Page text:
- Don’t try to solve the problem. When someone says “this is my problem,” you should respond “shit, yeah, that sure is a problem,” instead of “okay, well, if you do THIS, you can fix it, it’s not so bad.”
- When you get a location, the first thing you’ll think is to be interacting with it as a visitor/patron/customer. Instead try to place yourself as someone who works there, behind the scenes, day in day out.
- Even a loose monoscene has a similar structure/rules to a Harold:
- Series of two-person scenes: even when there are lots of characters onstage, what matters is the individual relationships between pairs of characters. These are the two-person scenes that you’d have in a Harold.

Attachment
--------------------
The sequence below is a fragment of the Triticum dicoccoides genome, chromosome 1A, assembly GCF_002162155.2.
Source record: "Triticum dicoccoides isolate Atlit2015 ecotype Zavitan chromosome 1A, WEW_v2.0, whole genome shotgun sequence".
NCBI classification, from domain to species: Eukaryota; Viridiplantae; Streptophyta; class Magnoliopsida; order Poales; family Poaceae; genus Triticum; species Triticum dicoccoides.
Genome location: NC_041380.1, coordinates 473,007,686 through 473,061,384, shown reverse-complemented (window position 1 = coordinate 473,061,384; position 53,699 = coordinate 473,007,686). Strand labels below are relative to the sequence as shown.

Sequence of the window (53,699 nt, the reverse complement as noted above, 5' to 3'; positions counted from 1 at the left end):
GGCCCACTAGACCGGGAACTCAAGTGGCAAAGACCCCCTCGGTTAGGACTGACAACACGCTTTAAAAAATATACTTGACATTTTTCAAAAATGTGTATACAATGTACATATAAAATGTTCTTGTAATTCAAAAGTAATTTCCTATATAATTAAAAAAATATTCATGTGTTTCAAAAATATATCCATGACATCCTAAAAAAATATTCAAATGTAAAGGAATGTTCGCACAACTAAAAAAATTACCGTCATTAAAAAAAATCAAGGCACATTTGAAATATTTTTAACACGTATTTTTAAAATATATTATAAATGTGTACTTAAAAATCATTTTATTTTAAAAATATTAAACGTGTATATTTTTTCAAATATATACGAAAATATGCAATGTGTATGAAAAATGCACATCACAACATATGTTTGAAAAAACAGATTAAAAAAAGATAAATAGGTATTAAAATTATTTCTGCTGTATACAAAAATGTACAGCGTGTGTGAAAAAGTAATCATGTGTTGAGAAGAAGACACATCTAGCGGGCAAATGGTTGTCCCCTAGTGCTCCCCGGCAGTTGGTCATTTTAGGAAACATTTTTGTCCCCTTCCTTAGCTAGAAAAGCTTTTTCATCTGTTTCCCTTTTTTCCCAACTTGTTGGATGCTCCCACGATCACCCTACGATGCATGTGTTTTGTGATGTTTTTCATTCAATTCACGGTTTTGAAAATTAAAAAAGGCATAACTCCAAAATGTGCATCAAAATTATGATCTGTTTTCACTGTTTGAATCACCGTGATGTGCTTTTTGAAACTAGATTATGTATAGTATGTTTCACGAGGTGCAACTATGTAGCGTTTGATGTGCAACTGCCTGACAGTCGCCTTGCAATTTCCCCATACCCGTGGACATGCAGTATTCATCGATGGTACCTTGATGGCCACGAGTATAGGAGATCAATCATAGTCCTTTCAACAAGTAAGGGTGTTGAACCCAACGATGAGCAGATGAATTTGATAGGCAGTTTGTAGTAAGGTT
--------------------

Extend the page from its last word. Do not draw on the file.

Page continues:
- First beat, second beat, third beat. We haven’t covered this yet, specifically, but I’m pretty sure we will.
- Giving focus: just like you wouldn’t yell over each other in a group game, give focus and take focus where it’s needed.
- Know each other: (especially in the beginning of the monoscene.) It helps move the scene, it helps the audience give a damn (‘cos if YOU don’t care, how can they?). The characters should somehow care about each other.
More notes about walk-ons:
They don’t have to be brilliant– just be someone who’d flesh out the universe. The conversation you have with one or both characters SHOULDN’T be directly related to what the characters were discussing before you came on, so don’t feel stuck! (In fact, I bet I could brainstorm a bunch of announcements/ conversation starters beforehand, and have ’em available as backup when I need ’em– kind of like I did/still do with “relationships”. Or a bunch of three-person relationships– boyfriend, girlfriend, boyfriend’s roommate, for example)